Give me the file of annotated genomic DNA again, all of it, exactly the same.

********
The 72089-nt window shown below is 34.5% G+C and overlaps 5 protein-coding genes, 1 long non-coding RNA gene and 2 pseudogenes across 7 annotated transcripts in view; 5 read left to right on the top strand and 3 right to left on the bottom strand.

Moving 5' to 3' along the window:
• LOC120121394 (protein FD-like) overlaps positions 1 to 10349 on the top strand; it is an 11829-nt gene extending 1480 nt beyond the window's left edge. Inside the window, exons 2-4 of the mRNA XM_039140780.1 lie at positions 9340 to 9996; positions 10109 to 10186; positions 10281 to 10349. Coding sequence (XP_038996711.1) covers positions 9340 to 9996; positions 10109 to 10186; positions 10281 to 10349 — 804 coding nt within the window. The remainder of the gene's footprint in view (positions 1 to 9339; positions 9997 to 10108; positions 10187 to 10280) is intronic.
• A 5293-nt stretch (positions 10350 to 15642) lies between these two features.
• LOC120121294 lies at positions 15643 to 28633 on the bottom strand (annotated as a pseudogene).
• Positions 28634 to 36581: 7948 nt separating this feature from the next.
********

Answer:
The 72089-nt window shown below is 34.5% G+C and overlaps 5 protein-coding genes, 1 long non-coding RNA gene and 2 pseudogenes across 7 annotated transcripts in view; 5 read left to right on the top strand and 3 right to left on the bottom strand.

Moving 5' to 3' along the window:
• LOC120121394 (protein FD-like) overlaps positions 1 to 10349 on the top strand; it is an 11829-nt gene extending 1480 nt beyond the window's left edge. Inside the window, exons 2-4 of the mRNA XM_039140780.1 lie at positions 9340 to 9996; positions 10109 to 10186; positions 10281 to 10349. Coding sequence (XP_038996711.1) covers positions 9340 to 9996; positions 10109 to 10186; positions 10281 to 10349 — 804 coding nt within the window. The remainder of the gene's footprint in view (positions 1 to 9339; positions 9997 to 10108; positions 10187 to 10280) is intronic.
• A 5293-nt stretch (positions 10350 to 15642) lies between these two features.
• LOC120121294 lies at positions 15643 to 28633 on the bottom strand (annotated as a pseudogene).
• Positions 28634 to 36581: 7948 nt separating this feature from the next.